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Book review: The Infinite Air, by Fiona Kidman

Fiona Kidman has written a fictionalised life of Jean Batten.

After producing a short-story collection and two successive memoirs, Dame Fiona Kidman has returned to the novel with The Infinite Air, which imagines the life of Jean Batten, the glamorous aviatrix known as the Garbo of the skies, one of New Zealand’s most accomplished and elusive heroines.

Jean Batten arrives at the Mangere aerodrome in 1936 after flying solo across the Tasman on a flight that originated in England. Photo/NZH


Batten, born in 1909, was moulded by her wilful and possessive mother, Nellie, who separated from her unfaithful husband, Fred, soon after he returned from World War I. Batten discovered her destiny in 1929 when Nellie arranged for her to fly with dashing Australian aviator Charles Kingsford Smith.

Soon afterward, mother and daughter sailed to England, where Batten trained at the London Aeroplane Club and went on to break numerous solo flying records, along with the hearts of the spurned suitors who financed the aircraft she crashed during her failed first attempts.

Ultimately, she fell in love with an Australian pilot killed in a commercial plane crash in 1937 just months after she flew solo from England to New Zealand in record time.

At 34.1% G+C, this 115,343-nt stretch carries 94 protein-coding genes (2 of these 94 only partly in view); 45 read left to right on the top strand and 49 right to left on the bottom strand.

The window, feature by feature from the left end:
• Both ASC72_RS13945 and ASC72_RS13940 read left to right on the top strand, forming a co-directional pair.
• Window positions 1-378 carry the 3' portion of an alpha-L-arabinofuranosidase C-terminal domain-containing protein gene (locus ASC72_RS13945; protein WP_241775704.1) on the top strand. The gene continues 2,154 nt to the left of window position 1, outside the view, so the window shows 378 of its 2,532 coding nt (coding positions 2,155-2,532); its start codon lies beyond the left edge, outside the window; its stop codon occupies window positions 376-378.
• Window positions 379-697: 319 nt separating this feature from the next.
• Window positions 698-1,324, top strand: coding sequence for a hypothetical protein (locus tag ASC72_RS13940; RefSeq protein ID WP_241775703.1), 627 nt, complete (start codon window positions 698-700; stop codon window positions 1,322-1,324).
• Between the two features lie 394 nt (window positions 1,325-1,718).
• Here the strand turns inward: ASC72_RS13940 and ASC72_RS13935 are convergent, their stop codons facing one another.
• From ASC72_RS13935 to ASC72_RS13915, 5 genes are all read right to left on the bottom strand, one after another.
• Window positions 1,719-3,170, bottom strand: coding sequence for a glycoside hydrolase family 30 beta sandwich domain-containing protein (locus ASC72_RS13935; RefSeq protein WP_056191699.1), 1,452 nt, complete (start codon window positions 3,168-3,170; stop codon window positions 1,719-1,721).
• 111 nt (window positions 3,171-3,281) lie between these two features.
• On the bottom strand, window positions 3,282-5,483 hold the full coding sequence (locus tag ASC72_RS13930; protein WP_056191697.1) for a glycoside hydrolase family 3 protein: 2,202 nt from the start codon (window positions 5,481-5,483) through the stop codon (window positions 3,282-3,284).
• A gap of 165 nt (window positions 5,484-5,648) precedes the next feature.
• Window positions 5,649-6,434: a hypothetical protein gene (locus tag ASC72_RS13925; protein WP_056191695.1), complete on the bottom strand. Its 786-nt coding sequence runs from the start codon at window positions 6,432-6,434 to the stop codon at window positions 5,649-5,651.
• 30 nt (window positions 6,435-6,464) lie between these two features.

Batten had her last solo flight in 1939, then retreated with her mother into nomadic obscurity. After Nellie died, Batten lost all purpose, moving to Majorca, where she died of a septic dog bite and was buried in a mass grave.

Kidman seizes on Batten’s psychological contradictions to drive her fiction forwards, meticulously examining her parents’ fractious relationship as a way of explaining her desire to succeed at all costs.

She similarly attempts to reconcile the image of the enviable, fearless, stunning aviatrix with the reclusive young woman given to bouts of crippling depression and paranoid neuroses.



But although the simple grace of Kidman’s adept prose perfectly captures the breathtaking thrill of early flight, the most fully realised character in the novel is not Batten but Nellie, and her own obsessive ambition.

Meanwhile, the novel’s peripheral characters appear as impenetrable as Batten’s selfish heart. Mentors, friends, siblings, lovers and public figures emerge like gossamer out of the fog before vanishing into the ether.

Nonetheless, although the emotional centre of The Infinite Air is not completely satisfying, the novel soars to moments of lyrical beauty and proves a memorable and rewarding journey.

THE INFINITE AIR, by Fiona Kidman (Vintage, $37.99).